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Which CD's to buy?

Discussion in 'Technique [BG]' started by Ruud Das, Sep 28, 2000.

  1. I'm looking for good CD's to practice finger style bass playing. No fancy stuff (no weird slap parts or such), just interesing lines to improve my finger style (fast, tricky, maybe with some harmonics, double stops etc.). I recently bought a 5 string so anything which is played on a four or five-string will do.

    Any suggestions? Let me know!

    P.S. I'm not so good at figuring out bass parts so it would help if there were tabs for the songs.


    [Edited by Ruud Das on 09-28-2000 at 05:48 AM]
  2. Prashant


    Feb 29, 2000
    Hi Greetz,

    Since you would like CDs for which there are easily obtainable tabs, here's a few that I can think of off the top of my head. Word to the wise, 'though: this is mainly for rock/pop and some R&B...I'm not going to touch jazz - there are many more people who are a lot more qualified on this BB.

    Led Zeppelin (Any of them, really, but Led Zeppelin II, Houses of the Holy, and Physical Graffiti stand out for me)

    James Brown - 20 All-Time Greatest Hits. (Not a comprehensive James Brown collection by any means, but a good, cheap, available overview of different funky stuff).

    James Brown - 1970: A Brand New Bag (I think that's the name)

    Lots of stuff with Jaco on it, but among the more practicable recordings: Pat Metheny's "Bright Size Life" and Joni Mitchell's "Hejira". These recordings display some really tasty and tasteful use of harmonics; the others that I mentioned are pretty much straight-up in terms of types of technique employed.

    Also, an album that I've been checking out a lot lately: Jackson Browne's "Saturate Before Using" (I think that the offical title may be eponymous). Lee Sklar is on bass, and plays some really mellow, tasty, and very pretty, voice-like lines and fills. Not technically as tricky as other stuff, but difficult in a very different manner. The songs are hit or miss, 'though - sometimes a little cheesy.

    There's a LOT more out there, but these are the ones that came to my mind immediately.

    Happy hunting!


  3. JimK


    Dec 12, 1999
    ...the book/cds of some classic Jamerson lines; will definitely improve your playing. You may even find yourself buying the various Motown arists' recordings after sampling enough of this book/cds.

    The James Brown stuff w/ Boosty is happenin'(as mentioned by Pras).
    I've always thought The Beatles' "I Saw Her Standing There" was a decent warm-up for the plucking hand.
    Steely Dan's THE ROYAL SCAM & AJA both have some nice Chuck Rainey finger funk...as does most Aretha Franklin recordings(YOUNG, GIFTED, & BLACK comes to mind).
    Tower Of Power? Rocco's muted 1/16 note grooves are good practice(stamina & endurance required).

    More current stuff I like practicing to-
    Liquid Soul(any of their 3 major releases)
    Groove Collective(any...)
    Brand New Heavies(any...)
  4. Prashant


    Feb 29, 2000
    Oops! Forgot about Steely Dan and TOP. (Told you my suggestions were far from complete...)

    "The Royal Scam" isn't talked about as much as it should be, I think. I heard from someone that Fagen & Becker don't care for the album that much themselves - anyone else heard that?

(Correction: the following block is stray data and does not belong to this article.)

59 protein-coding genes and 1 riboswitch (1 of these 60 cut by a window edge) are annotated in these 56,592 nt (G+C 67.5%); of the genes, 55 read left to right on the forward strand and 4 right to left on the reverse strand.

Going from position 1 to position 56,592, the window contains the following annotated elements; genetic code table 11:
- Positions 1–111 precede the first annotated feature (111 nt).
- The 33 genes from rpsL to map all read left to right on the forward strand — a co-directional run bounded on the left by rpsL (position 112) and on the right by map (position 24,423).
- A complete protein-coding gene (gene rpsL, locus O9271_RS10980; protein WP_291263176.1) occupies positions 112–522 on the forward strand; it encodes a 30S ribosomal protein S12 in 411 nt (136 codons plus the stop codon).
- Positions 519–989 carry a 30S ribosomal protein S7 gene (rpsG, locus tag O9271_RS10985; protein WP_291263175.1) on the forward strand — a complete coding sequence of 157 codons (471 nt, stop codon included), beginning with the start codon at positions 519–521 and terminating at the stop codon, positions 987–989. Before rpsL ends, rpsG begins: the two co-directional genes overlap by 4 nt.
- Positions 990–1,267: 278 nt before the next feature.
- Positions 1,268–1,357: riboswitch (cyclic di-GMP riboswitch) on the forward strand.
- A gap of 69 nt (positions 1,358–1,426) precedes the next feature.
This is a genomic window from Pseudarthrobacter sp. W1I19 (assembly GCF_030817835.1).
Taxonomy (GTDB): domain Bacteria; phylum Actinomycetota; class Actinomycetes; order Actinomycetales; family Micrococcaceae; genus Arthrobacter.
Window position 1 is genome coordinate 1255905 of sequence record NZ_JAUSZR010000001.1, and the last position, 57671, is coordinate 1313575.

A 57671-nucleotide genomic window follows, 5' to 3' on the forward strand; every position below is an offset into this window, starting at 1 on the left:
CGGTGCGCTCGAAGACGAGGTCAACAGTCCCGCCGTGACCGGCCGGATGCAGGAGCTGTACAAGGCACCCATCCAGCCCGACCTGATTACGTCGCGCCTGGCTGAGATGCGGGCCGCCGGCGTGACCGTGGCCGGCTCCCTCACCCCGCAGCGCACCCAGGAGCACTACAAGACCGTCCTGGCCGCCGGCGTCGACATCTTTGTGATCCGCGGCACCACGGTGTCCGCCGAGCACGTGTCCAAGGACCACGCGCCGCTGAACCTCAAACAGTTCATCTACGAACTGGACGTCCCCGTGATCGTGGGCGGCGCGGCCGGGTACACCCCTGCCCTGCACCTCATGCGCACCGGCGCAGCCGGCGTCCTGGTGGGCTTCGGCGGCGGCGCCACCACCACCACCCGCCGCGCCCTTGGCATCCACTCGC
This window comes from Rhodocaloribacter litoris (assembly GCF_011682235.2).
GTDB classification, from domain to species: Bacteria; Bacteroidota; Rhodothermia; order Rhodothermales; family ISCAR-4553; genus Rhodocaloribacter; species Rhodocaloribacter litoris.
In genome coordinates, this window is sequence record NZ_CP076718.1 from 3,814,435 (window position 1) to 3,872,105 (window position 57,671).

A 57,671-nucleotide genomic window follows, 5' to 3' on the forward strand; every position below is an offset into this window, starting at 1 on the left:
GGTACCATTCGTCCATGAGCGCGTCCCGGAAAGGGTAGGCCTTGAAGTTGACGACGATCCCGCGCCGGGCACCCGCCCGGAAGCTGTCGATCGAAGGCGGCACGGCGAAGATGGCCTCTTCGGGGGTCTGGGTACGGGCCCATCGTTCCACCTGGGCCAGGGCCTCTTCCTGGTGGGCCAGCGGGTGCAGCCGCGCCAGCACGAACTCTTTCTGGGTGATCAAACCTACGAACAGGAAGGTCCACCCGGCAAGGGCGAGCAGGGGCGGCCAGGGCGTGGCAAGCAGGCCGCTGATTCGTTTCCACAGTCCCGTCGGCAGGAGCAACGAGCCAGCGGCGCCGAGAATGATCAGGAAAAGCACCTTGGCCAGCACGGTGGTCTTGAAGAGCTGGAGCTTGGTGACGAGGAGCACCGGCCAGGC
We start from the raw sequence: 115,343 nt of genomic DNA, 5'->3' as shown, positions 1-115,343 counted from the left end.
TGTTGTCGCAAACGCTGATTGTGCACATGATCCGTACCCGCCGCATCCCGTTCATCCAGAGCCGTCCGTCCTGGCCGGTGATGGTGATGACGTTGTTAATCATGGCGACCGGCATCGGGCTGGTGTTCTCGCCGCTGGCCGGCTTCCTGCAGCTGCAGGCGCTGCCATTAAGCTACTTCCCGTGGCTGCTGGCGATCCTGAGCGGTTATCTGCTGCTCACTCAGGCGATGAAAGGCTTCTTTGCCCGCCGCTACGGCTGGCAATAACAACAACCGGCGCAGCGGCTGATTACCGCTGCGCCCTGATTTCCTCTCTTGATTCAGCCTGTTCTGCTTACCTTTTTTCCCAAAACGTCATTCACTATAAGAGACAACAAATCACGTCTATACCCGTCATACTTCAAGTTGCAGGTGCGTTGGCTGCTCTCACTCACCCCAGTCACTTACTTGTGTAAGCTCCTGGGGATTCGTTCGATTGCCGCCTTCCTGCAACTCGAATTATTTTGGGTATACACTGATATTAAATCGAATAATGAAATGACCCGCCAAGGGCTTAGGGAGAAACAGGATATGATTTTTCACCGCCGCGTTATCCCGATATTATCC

Probably should start a Steely Dan thread for that question...

    TOP...now there's a REAL workout for your right hand, and right-left hand coordination! Right on.

    And as always, I'll back up anyone who recommends Paul McCartney...maybe not the most technical stuff, but invaluable for learning how to write a bass line. Plus, he has that "bounce" to his sound...something I've been trying to master forever (and not nearly as good as I want to be).

    As for more modern stuff, one guy in the rock world who's really been doing it for me in the '90s is Robert DeLeo from Stone Temple Pilots.

    And as much as the thought of their music makes me cringe...Chris Squire's stuff with Yes is quite demanding (and has a fair amount of harmonics and muting thrown in). Sure, he plays with a pick, but I've never really seen that as a bass playing problem in and of itself. (Think of Carol Kaye...)

    Perhaps Geddy Lee from Rush as well...again,not the biggest fan (reminds me of my dorkier side, particularly in high school), but he is quite a good bassist.
  5. Boplicity

    Boplicity Supporting Member

    I'll probably get lots of criticism for this, but I would suggest the CDs of Shakatak and FourPlay. The basslines are not "out there" in terms of advanced technique and the music is melodic and not plagued with tricky progressions or complex poly rhythms. I know some people, especially Bass Player critics have criticized the music of these two bands for being too pop oriented, but it is what I would consider accessable for someone who is just starting to attempt learning basslines. The part about finding tabs for this music or sheet music for it is another matter. I am not sure such tabs exist.

    Jason Oldsted
  6. Thanks, I guess I'll pack a S**tload of cash a go CD hunting! :)

    [Edited by Ruud Das on 10-03-2000 at 03:07 AM]
  7. Maybe, "Blood Sugar Sex Magik" and "Californication" By Red hot Chili Peppers?

    I like them, very nice bassplaying. Maybe Im all wrong..
  8. pgrannas


    Dec 15, 1999
    What about Sir PaulĀ“s great basslines? Especially the stuff from 1967-70.
  9. MJB


    Mar 17, 2000
    Most anything by The WHO or Cream.
  10. I might get slack for this, but I love playing along with Extreme's 3 Sides to Every Story album. It's got some great lines and phrases in it, and is pretty diverse.

    Also, anything by Ray Charles. Yeah baby.

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